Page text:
Dan
     
  8. David H. Bebbington

    David H. Bebbington Inactive

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    Agree about the IIIc - as I said, better to get a post-war model. The ones produced during wartime were sometimes made of poor materials - not only does the chrome peel, the internal components are nowhere near the usual Leica standard.

    As regards the vulcanite - this is a kind of envelope around a metal body, any repairperson with Leica experience can replace this for not too much money.

    Finally, prices -in the last year I bought a cosmetically near-mint IIIc for about £225 and had a CLA including a new rangefinder prism for about £150. There are a lot of good Leicas around today, they are relatively speaking cheaper than they've ever been, I don't think it's necessary to accept a cosmetically poor specimen in order to get a good deal. 20 or more years ago, a near-mint specimen would cost 75% or somore that a user with just one dent - I think the market for old Leicas has changed, relatively speaking not so many fanatical collectors, more people buying the oldies to use.

    PS on the vulcanite - research indicates that replacement with a virtually indistinguishable modern substitute costs around £95 - a cheaper alternative, fine for a user camera, would be self-adhesive vinyl at about $25 for more thanenough to do one camera.
     
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  9. Fotoguy20d

    Fotoguy20d Subscriber

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    Vulcanite and Prices

    The one I found on e-bay also dates to 1946 - the vulcanite is the original sharkskin (not actual sharkskin but a rougher finish) and is pristine - maybe they just had a bad run of plating. My other IIIc has the smoother more pebbled finish - it split vertically along the right end of the camera and peeled completely off the back so it's just hanging on by the left side. I found a place in the UK that provides imitation finishes of various types and colors cut to size for any Leica III model - they're relatively inexpensive at around $30-40 from what I remember and use a pressure sensitive adjhesive for easy application. My understanding is that a proper vulcanite replacement can be done for around $200, but it also requires a complete disassembly of the camera from the body due to the heating required. From the pricing, sounds like we might be talking about the same place (I'd have to go and dig through my favorites to find out the link). From talking to the owner of a local pro-caliber shop, getting good Leica repair done on III series cameras is getting difficult here in the US. The person they use is highly competent but can take 6 months or more due to backlog.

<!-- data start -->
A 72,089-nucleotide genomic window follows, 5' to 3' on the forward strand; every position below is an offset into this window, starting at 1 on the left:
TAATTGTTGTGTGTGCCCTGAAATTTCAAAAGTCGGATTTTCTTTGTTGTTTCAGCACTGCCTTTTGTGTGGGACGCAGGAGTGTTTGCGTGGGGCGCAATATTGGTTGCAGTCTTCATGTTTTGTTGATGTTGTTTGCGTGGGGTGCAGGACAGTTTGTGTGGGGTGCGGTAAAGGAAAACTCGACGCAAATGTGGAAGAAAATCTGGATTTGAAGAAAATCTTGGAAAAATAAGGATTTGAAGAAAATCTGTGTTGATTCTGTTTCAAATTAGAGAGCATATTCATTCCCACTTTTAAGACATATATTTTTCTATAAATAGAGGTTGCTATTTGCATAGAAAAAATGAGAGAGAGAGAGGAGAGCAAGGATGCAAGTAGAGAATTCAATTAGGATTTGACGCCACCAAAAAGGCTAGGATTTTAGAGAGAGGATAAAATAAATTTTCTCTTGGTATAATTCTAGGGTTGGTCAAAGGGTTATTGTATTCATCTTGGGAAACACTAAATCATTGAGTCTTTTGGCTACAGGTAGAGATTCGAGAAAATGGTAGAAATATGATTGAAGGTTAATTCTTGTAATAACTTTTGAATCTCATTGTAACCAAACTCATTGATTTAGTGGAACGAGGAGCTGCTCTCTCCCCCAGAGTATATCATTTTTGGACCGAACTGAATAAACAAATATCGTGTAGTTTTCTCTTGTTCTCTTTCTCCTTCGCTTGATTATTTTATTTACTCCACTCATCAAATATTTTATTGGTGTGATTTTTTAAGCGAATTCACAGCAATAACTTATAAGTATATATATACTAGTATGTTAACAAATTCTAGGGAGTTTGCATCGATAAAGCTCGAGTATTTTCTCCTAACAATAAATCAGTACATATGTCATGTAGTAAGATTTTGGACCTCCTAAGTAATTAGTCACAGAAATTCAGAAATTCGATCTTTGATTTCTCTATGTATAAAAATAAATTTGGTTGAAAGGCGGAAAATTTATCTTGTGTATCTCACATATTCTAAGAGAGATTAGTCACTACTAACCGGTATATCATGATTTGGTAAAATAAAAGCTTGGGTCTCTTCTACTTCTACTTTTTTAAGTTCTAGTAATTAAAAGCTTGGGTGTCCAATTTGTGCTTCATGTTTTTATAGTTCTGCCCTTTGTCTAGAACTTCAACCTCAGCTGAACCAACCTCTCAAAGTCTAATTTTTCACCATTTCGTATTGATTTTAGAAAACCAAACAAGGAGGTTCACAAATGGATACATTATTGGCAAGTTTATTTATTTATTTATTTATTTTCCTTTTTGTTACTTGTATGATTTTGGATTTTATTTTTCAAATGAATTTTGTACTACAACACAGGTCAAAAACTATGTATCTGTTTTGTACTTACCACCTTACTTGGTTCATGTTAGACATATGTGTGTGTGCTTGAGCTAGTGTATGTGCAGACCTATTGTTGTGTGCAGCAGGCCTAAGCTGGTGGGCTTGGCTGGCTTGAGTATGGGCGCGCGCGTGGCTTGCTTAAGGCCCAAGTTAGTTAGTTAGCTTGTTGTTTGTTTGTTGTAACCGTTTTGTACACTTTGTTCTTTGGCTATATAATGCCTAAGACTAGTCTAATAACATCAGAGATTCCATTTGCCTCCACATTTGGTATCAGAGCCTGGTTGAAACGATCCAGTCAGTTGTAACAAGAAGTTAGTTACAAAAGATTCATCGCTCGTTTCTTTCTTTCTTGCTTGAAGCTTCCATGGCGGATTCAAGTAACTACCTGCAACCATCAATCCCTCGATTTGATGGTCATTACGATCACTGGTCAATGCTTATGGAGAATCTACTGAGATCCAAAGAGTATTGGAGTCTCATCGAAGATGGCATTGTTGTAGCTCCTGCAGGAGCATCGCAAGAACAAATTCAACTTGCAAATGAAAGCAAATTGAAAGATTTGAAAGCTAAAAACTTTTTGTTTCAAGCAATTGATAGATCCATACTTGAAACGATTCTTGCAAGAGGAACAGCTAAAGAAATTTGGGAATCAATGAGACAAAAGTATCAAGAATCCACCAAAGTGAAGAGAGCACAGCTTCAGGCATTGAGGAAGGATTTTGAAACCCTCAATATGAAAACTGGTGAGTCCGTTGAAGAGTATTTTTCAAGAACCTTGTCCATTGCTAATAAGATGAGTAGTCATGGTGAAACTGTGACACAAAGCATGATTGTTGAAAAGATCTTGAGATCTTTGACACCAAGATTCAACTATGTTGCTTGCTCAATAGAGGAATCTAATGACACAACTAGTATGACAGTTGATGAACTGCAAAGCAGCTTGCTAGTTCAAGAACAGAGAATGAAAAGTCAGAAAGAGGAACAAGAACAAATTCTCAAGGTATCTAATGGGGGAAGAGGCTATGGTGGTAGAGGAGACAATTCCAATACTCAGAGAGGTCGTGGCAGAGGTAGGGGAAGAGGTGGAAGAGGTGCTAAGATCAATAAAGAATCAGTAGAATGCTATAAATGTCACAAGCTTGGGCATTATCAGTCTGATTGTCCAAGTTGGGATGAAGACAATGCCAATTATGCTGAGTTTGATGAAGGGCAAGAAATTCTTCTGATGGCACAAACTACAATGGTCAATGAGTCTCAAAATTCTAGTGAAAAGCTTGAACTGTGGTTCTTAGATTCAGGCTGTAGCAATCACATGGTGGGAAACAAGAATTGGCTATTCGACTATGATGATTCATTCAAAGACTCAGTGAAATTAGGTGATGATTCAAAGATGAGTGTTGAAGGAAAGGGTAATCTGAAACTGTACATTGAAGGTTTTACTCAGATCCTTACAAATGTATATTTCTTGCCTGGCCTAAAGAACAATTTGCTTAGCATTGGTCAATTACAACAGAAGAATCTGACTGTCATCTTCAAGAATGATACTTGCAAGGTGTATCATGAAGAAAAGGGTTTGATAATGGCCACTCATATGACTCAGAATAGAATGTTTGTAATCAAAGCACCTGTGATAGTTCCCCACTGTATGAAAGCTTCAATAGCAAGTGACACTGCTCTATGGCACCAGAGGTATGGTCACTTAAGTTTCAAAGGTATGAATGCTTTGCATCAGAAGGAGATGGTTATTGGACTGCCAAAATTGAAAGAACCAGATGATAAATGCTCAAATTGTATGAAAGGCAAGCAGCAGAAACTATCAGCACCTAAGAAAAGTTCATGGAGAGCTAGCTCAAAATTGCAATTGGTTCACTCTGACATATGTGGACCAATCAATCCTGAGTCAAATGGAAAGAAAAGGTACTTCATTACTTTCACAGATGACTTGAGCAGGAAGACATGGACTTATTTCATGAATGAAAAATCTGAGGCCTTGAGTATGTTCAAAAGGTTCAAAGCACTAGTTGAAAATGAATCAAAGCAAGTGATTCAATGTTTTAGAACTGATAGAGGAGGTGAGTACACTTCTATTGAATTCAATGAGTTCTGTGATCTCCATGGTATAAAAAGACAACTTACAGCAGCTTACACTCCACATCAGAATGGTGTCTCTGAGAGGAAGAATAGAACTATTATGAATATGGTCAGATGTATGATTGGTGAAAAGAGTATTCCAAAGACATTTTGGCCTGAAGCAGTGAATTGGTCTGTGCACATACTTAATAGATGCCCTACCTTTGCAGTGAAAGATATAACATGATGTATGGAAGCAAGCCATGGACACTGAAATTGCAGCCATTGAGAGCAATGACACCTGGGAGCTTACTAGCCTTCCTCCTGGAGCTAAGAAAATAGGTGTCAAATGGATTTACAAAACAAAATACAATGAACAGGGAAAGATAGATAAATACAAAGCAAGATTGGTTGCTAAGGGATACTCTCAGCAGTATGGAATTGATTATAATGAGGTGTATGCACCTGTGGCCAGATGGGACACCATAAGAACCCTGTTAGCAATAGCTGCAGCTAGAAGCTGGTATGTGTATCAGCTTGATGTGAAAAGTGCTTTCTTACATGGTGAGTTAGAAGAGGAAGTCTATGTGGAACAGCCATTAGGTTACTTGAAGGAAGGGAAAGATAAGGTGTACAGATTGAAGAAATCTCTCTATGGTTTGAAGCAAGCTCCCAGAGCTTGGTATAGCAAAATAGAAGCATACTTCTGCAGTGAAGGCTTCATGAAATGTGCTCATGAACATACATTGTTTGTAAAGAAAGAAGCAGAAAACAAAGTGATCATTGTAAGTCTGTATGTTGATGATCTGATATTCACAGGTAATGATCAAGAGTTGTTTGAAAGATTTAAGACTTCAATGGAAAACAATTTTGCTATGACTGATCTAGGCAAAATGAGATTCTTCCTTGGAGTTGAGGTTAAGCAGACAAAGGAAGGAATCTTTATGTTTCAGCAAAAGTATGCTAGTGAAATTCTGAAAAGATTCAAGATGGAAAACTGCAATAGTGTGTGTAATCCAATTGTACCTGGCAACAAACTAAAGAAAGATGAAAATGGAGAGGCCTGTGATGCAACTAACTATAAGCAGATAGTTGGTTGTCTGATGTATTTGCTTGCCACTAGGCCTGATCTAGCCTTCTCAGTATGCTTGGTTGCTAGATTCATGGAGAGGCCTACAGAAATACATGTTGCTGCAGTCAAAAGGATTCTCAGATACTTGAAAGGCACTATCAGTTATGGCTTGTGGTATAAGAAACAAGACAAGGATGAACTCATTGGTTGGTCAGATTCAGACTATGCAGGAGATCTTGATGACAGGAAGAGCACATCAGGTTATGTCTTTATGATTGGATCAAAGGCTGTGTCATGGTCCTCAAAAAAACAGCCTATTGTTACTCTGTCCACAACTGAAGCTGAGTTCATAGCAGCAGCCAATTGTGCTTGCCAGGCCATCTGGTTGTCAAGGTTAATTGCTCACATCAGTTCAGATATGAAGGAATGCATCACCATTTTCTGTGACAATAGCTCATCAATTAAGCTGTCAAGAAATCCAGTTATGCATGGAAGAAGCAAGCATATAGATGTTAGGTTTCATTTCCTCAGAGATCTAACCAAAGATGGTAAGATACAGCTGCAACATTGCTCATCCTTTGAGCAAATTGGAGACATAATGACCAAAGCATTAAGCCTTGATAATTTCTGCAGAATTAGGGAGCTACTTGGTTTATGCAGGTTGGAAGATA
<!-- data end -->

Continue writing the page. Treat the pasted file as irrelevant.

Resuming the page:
As for pricing, £225 is around $450, and another $300 for CLA and repair makes for a pretty pricy walk-around camera, in my opinion. I like to use mine in New York City - great unobtrusive camera for street photography - so, the more externally beat up the better as far as I'm concerned. I'd rather put the money into one of the better lenses for it. Again, for walk around, the tiny Elmar (or even the Russian Industar-22) is great. With the barrel collapsed, I can fit the entire camera into a pants pocket (looks a little odd, perhaps). The Summar (uncoated) I picked up is in very good shape for its type, but I still don't think to highly of it. The Summitar (coated) is nice, but ones in good condition seem to be very pricy.
     
  10. David H. Bebbington

    David H. Bebbington Inactive

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    I agree that a satisfactory camera can be found for less than I paid, I got a Fed 1 all working with a clean lens for £30 from Moscow in the FSU recently. I confess to being somewhat over-fussy, but I do like to feel that everything has been checked and is AOK. I have had several Leicas that worked OK on the speeds that were used often (say 1/30 to 1/100) but tapered at high speeds. Furthermore, a younger person might not be bothered by slightly dim rangefinder prisms, whereas I need all the help I can get! And then there are specimens like this:
    http://cgi.ebay.co.uk/Leica-IIIc-ca...ryZ30030QQssPageNameZWDVWQQrdZ1QQcmdZViewItem
    "Technical condition perfect ... shutter quite wrinkly [!]"
    What's that about? I really would not have confidence in a shutter like that, so tend to send everything in for a CLA. After all, you can be fairly sure with a lightly-used 50-year-old Leica that your CLA will be the first it has had, and it probably won't need another in your lifetime (or at least mine!).

    Regards,

    David

    PS: The vulcanite people are these:
    http://www.angelfire.com/biz/Leica/vulcanite.html
     
  11. kman627

    kman627 Member

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    I picked up a very clean 1957 Zorki 4 for about $50 US including shipping from Ukraine. Came with a Jupiter 8 and is in beautiful condition. first test images were very sharp, and looked good even wide open. I also picked up a Canon 50mm f1.2 LTM to go with it. I went with the Zorki instead of the Leica III so I could spare some money for M30 optics. So far, I love the Zorki.